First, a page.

Former Employee Sentenced to Federal Prison for Stealing from Bank
|U.S. Attorney’s Office October 24, 2013|
MCALLEN, TX—Armando Ruben Aleman, 28, of Weslaco, has been ordered to federal prison following his conviction of one count of embezzlement, announced United States Attorney Kenneth Magidson. Aleman pleaded guilty March 27, 2013, admitting he stole more than $190,000 from the bank account of a deceased customer of BBVA Compass Bank in Mission while Aleman was an employee at that bank.
Today, U.S. District Judge Micaela Alvarez, who accepted the guilty plea, sentenced Aleman to 12 months in federal prison without parole, to be followed by two years of supervised release. At the hearing, testimony was presented by the heir to the deceased bank customer, who was entitled to receive the money in the account from which Aleman stole the funds. The heir told the court that while he harbored no resentment toward Aleman, the defendant had brought the consequences of his crime upon himself through his actions. Judge Alvarez noted that while the bank had paid the heir the money owed to him, the bank had not been able to recoup all the lost amount from Aleman. Therefore, the court ordered Aleman to pay the remaining, unrecovered $61,772 in restitution to the bank.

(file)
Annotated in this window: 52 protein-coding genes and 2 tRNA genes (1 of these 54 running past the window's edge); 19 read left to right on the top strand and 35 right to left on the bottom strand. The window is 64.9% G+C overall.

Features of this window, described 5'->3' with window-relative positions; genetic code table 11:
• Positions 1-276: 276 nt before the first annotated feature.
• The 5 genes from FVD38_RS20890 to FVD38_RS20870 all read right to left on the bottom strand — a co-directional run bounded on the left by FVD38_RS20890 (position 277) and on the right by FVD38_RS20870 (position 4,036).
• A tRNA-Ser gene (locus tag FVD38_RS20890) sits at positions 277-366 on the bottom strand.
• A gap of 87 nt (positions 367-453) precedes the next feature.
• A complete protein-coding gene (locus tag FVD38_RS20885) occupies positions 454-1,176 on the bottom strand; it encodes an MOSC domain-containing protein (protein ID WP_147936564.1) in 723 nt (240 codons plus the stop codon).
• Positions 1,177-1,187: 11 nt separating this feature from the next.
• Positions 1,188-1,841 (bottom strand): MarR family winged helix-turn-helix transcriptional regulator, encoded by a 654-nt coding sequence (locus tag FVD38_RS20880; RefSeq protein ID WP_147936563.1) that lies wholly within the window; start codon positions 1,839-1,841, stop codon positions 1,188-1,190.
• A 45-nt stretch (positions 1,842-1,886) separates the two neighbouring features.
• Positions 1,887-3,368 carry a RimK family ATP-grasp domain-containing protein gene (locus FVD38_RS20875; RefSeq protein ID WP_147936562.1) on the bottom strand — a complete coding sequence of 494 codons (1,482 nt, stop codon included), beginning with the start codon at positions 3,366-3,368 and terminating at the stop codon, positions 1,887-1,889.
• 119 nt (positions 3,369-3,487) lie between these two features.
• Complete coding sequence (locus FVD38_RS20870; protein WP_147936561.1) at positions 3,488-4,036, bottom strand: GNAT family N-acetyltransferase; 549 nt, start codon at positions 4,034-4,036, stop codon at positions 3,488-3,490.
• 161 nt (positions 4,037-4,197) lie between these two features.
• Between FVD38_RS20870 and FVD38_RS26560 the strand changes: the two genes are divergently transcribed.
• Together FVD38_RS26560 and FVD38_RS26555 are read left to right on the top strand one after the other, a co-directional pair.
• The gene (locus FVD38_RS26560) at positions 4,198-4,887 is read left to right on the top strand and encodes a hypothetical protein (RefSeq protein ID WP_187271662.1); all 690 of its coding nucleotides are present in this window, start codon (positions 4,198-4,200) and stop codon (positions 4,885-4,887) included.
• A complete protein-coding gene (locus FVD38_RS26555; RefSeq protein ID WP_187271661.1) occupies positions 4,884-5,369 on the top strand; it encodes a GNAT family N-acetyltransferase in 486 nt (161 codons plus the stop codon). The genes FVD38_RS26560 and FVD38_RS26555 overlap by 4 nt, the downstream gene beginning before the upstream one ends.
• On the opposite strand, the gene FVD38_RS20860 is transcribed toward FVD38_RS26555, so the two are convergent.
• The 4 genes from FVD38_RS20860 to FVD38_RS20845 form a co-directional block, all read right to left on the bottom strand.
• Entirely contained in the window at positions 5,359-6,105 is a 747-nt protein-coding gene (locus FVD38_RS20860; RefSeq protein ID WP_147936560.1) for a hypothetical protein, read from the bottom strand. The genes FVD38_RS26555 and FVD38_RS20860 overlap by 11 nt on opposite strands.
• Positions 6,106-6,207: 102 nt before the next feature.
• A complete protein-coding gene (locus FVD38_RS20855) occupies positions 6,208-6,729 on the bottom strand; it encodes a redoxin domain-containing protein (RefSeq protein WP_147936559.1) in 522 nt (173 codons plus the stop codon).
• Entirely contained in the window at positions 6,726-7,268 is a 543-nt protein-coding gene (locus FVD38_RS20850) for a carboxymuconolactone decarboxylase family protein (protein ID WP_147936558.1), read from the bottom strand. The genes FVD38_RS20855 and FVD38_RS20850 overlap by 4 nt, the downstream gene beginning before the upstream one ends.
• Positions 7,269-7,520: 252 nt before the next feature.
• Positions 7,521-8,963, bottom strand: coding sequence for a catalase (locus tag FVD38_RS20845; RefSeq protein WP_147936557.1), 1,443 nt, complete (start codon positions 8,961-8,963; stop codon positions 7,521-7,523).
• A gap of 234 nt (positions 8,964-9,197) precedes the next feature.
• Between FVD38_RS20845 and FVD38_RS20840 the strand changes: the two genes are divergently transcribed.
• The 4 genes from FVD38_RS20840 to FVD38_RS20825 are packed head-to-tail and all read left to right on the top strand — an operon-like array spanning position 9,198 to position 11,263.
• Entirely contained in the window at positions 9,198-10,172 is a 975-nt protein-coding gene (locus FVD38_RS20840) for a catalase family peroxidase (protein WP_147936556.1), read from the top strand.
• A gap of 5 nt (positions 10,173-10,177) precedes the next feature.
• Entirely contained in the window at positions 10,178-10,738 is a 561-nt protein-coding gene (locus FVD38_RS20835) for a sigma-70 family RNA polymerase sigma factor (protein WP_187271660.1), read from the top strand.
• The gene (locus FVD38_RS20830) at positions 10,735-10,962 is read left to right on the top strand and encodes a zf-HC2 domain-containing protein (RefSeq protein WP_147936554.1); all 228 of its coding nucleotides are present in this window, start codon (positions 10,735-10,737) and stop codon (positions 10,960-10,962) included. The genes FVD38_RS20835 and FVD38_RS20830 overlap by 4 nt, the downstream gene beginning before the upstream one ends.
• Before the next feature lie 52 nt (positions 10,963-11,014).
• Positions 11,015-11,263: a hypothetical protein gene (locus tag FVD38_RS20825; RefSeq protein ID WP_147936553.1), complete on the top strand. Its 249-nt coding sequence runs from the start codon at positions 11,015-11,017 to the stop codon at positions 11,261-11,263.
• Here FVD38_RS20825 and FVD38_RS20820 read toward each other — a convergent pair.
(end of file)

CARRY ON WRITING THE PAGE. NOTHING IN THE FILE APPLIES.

In determining the sentence, the court considered that Aleman had used another bank customer’s identifying information to open a bank account without authorization in order to hide the stolen funds. The court noted that the customer, through no fault of his own, was experiencing difficulties opening bank accounts because of the account Aleman had fraudulently opened using that customer’s name.
At the time of the guilty plea, Aleman admitted that during more than half of last year, while he was employed at BBVA Compass Bank, he emptied a deceased client’s account before the executor of the client’s will could retrieve the funds.
Aleman withdrew cash and forged cashier’s checks in the deceased client’s name in order to steal the funds from his account. Then, Aleman transferred the funds into an account he opened at Chase Bank using a stolen identity from another person. Aleman managed to spend and transfer to himself more than $70,000 from the fraudulently opened Chase account before his scheme was discovered and the bank froze the account.
Aleman was permitted to remain on bond and voluntarily surrender to a U.S. Bureau of Prisons facility to be determined in the near future.
This case was investigated by the Secret Service with the assistance of the FBI. Assistant U.S. Attorney Christopher Sully prosecuted the case.